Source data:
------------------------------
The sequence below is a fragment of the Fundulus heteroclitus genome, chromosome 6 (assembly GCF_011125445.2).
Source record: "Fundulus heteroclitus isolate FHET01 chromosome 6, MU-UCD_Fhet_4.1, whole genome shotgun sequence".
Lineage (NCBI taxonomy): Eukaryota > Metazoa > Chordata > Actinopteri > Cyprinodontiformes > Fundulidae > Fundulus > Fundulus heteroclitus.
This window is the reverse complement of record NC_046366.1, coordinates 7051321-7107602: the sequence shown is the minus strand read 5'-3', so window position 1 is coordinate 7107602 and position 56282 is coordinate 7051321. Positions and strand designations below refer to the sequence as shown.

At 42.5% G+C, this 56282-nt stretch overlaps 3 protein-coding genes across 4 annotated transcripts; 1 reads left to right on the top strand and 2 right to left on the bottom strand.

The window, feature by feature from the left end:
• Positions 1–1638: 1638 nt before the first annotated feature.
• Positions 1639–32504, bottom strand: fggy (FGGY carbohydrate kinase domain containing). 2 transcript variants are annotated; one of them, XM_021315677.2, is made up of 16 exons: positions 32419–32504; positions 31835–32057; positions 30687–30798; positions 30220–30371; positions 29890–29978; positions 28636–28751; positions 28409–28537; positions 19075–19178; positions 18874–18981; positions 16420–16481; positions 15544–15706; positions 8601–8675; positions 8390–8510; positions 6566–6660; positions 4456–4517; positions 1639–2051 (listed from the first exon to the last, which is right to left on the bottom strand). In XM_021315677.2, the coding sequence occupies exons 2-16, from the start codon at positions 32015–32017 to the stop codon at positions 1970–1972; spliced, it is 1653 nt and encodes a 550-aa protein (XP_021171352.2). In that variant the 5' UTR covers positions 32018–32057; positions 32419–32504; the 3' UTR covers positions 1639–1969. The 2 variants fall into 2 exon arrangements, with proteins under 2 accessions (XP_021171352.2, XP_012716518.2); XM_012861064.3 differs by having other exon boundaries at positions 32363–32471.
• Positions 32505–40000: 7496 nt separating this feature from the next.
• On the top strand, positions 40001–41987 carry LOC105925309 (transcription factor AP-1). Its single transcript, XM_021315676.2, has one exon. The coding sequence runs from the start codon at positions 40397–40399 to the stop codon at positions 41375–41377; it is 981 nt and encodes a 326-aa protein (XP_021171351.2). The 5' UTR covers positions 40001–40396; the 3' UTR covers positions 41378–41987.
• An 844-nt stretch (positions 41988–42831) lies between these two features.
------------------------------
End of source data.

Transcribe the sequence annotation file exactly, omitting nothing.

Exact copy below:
The sequence below is a fragment of the Fundulus heteroclitus genome, chromosome 6 (assembly GCF_011125445.2).
Source record: "Fundulus heteroclitus isolate FHET01 chromosome 6, MU-UCD_Fhet_4.1, whole genome shotgun sequence".
Lineage (NCBI taxonomy): Eukaryota > Metazoa > Chordata > Actinopteri > Cyprinodontiformes > Fundulidae > Fundulus > Fundulus heteroclitus.
This window is the reverse complement of record NC_046366.1, coordinates 7051321-7107602: the sequence shown is the minus strand read 5'-3', so window position 1 is coordinate 7107602 and position 56282 is coordinate 7051321. Positions and strand designations below refer to the sequence as shown.

At 42.5% G+C, this 56282-nt stretch overlaps 3 protein-coding genes across 4 annotated transcripts; 1 reads left to right on the top strand and 2 right to left on the bottom strand.

The window, feature by feature from the left end:
• Positions 1–1638: 1638 nt before the first annotated feature.
• Positions 1639–32504, bottom strand: fggy (FGGY carbohydrate kinase domain containing). 2 transcript variants are annotated; one of them, XM_021315677.2, is made up of 16 exons: positions 32419–32504; positions 31835–32057; positions 30687–30798; positions 30220–30371; positions 29890–29978; positions 28636–28751; positions 28409–28537; positions 19075–19178; positions 18874–18981; positions 16420–16481; positions 15544–15706; positions 8601–8675; positions 8390–8510; positions 6566–6660; positions 4456–4517; positions 1639–2051 (listed from the first exon to the last, which is right to left on the bottom strand). In XM_021315677.2, the coding sequence occupies exons 2-16, from the start codon at positions 32015–32017 to the stop codon at positions 1970–1972; spliced, it is 1653 nt and encodes a 550-aa protein (XP_021171352.2). In that variant the 5' UTR covers positions 32018–32057; positions 32419–32504; the 3' UTR covers positions 1639–1969. The 2 variants fall into 2 exon arrangements, with proteins under 2 accessions (XP_021171352.2, XP_012716518.2); XM_012861064.3 differs by having other exon boundaries at positions 32363–32471.
• Positions 32505–40000: 7496 nt separating this feature from the next.
• On the top strand, positions 40001–41987 carry LOC105925309 (transcription factor AP-1). Its single transcript, XM_021315676.2, has one exon. The coding sequence runs from the start codon at positions 40397–40399 to the stop codon at positions 41375–41377; it is 981 nt and encodes a 326-aa protein (XP_021171351.2). The 5' UTR covers positions 40001–40396; the 3' UTR covers positions 41378–41987.
• An 844-nt stretch (positions 41988–42831) lies between these two features.